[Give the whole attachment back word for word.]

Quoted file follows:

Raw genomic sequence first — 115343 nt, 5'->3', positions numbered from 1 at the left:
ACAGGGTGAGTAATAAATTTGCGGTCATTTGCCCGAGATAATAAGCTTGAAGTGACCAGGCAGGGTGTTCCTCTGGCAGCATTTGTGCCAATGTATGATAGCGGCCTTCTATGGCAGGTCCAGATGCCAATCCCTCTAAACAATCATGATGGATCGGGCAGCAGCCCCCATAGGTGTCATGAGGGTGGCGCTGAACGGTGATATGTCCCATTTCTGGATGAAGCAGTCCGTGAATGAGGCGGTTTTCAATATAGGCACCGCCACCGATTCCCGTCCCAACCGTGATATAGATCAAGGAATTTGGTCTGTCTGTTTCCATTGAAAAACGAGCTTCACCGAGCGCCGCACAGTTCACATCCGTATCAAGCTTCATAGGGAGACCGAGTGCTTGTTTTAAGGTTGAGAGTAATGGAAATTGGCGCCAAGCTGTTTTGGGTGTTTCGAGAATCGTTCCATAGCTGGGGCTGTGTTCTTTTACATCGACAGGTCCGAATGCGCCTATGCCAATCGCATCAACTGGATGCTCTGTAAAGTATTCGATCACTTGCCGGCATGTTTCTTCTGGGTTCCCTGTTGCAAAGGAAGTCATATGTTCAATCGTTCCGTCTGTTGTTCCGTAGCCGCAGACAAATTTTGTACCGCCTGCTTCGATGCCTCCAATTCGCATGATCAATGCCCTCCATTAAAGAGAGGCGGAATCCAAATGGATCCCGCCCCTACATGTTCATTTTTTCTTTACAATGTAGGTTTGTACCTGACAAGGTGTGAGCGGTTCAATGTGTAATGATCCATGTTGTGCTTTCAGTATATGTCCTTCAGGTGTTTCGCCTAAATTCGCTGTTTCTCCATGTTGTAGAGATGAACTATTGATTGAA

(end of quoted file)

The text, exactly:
Raw genomic sequence first — 115343 nt, 5'->3', positions numbered from 1 at the left:
ACAGGGTGAGTAATAAATTTGCGGTCATTTGCCCGAGATAATAAGCTTGAAGTGACCAGGCAGGGTGTTCCTCTGGCAGCATTTGTGCCAATGTATGATAGCGGCCTTCTATGGCAGGTCCAGATGCCAATCCCTCTAAACAATCATGATGGATCGGGCAGCAGCCCCCATAGGTGTCATGAGGGTGGCGCTGAACGGTGATATGTCCCATTTCTGGATGAAGCAGTCCGTGAATGAGGCGGTTTTCAATATAGGCACCGCCACCGATTCCCGTCCCAACCGTGATATAGATCAAGGAATTTGGTCTGTCTGTTTCCATTGAAAAACGAGCTTCACCGAGCGCCGCACAGTTCACATCCGTATCAAGCTTCATAGGGAGACCGAGTGCTTGTTTTAAGGTTGAGAGTAATGGAAATTGGCGCCAAGCTGTTTTGGGTGTTTCGAGAATCGTTCCATAGCTGGGGCTGTGTTCTTTTACATCGACAGGTCCGAATGCGCCTATGCCAATCGCATCAACTGGATGCTCTGTAAAGTATTCGATCACTTGCCGGCATGTTTCTTCTGGGTTCCCTGTTGCAAAGGAAGTCATATGTTCAATCGTTCCGTCTGTTGTTCCGTAGCCGCAGACAAATTTTGTACCGCCTGCTTCGATGCCTCCAATTCGCATGATCAATGCCCTCCATTAAAGAGAGGCGGAATCCAAATGGATCCCGCCCCTACATGTTCATTTTTTCTTTACAATGTAGGTTTGTACCTGACAAGGTGTGAGCGGTTCAATGTGTAATGATCCATGTTGTGCTTTCAGTATATGTCCTTCAGGTGTTTCGCCTAAATTCGCTGTTTCTCCATGTTGTAGAGATGAACTATTGATTGAA